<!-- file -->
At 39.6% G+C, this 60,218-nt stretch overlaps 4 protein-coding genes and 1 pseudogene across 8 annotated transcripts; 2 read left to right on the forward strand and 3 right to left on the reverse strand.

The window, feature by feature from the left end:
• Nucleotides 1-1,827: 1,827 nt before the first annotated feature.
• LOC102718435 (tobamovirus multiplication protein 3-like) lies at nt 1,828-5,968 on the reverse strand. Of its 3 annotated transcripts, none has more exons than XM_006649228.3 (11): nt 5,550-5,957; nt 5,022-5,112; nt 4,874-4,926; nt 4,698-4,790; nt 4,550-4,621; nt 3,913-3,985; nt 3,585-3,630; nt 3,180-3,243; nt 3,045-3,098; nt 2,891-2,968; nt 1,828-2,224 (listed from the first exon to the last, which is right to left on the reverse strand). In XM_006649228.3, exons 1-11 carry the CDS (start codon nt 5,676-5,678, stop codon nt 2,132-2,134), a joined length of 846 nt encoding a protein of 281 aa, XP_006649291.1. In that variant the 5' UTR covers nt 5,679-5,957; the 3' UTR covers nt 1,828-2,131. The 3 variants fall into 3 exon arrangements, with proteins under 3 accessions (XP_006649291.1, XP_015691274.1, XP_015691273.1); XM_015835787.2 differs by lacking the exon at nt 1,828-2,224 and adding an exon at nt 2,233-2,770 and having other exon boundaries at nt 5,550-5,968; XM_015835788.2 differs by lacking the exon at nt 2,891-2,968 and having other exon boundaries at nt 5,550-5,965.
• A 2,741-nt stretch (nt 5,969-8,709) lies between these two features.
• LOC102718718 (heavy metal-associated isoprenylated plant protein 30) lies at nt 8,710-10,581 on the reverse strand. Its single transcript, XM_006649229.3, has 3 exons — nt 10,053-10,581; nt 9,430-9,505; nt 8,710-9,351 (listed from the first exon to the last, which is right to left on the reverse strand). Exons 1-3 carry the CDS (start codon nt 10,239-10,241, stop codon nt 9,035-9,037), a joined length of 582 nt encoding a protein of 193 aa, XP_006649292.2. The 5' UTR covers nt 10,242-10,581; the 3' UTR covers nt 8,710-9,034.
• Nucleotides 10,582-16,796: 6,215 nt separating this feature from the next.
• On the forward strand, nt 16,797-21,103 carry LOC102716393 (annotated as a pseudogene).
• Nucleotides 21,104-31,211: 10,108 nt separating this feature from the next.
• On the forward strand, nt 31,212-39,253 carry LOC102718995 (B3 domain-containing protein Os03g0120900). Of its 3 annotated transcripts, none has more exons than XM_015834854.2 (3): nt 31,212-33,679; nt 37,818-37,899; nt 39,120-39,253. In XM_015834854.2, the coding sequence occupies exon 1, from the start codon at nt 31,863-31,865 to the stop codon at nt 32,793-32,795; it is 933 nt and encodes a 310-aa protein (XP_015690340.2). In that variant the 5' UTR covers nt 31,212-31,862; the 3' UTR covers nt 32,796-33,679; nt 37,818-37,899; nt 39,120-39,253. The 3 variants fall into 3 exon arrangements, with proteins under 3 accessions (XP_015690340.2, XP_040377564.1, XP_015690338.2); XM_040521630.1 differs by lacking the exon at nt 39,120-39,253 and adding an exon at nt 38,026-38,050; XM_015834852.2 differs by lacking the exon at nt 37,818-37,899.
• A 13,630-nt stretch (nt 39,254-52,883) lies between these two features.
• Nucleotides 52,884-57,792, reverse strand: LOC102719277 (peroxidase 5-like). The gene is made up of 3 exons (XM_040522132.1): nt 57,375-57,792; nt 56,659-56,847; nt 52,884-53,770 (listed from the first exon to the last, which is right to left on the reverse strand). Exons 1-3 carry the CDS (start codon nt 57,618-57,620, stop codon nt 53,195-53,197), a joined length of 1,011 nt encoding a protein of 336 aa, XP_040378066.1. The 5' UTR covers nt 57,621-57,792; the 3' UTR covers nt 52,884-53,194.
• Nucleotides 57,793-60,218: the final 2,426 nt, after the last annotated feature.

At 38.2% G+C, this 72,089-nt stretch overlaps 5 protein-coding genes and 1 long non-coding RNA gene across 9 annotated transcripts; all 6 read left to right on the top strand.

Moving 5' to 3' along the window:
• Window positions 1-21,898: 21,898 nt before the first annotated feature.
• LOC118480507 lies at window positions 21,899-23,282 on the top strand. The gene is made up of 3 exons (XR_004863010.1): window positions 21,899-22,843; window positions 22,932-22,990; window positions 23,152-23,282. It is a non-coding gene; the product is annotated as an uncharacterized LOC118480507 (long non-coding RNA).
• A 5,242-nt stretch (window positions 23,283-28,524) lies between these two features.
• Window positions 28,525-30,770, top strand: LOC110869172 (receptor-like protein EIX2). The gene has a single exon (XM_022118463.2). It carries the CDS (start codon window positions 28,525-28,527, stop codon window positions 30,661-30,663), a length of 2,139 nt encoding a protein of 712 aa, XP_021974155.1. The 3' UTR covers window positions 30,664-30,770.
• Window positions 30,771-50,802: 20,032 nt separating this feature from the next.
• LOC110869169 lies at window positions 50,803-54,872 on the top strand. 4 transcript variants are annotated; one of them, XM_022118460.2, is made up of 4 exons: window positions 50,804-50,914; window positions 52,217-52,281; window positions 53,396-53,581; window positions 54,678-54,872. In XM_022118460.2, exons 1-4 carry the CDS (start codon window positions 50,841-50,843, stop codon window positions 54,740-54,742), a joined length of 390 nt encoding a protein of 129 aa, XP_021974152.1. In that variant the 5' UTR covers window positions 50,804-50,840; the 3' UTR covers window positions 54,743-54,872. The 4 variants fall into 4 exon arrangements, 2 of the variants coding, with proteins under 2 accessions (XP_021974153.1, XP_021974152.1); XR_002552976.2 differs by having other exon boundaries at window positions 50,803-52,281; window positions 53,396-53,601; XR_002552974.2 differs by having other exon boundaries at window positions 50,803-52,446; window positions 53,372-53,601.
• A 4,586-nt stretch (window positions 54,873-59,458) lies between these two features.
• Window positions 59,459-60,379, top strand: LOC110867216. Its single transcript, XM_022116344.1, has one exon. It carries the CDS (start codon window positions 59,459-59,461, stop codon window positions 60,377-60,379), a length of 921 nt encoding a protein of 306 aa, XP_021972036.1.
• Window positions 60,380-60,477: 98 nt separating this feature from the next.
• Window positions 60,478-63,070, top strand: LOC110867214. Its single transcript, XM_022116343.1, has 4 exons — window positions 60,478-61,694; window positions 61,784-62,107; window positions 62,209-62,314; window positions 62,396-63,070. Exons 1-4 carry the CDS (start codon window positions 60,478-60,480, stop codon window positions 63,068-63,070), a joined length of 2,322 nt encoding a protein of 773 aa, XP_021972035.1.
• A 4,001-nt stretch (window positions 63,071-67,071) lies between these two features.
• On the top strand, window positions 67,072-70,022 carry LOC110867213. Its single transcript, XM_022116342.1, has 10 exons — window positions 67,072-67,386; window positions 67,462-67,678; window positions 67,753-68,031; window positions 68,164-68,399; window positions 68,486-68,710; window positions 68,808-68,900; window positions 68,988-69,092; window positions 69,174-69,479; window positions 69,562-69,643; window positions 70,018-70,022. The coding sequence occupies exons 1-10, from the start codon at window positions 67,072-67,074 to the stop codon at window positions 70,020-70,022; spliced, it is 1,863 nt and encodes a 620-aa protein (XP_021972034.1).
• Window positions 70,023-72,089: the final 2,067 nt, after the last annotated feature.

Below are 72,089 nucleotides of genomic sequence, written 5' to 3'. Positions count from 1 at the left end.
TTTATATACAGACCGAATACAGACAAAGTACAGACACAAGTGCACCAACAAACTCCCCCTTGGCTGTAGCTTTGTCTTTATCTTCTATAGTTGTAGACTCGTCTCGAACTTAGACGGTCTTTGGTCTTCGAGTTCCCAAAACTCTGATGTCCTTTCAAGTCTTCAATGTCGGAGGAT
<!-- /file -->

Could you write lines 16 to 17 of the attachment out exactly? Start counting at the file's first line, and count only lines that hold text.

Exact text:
• Window positions 1-21,898: 21,898 nt before the first annotated feature.
• LOC118480507 lies at window positions 21,899-23,282 on the top strand. The gene is made up of 3 exons (XR_004863010.1): window positions 21,899-22,843; window positions 22,932-22,990; window positions 23,152-23,282. It is a non-coding gene; the product is annotated as an uncharacterized LOC118480507 (long non-coding RNA).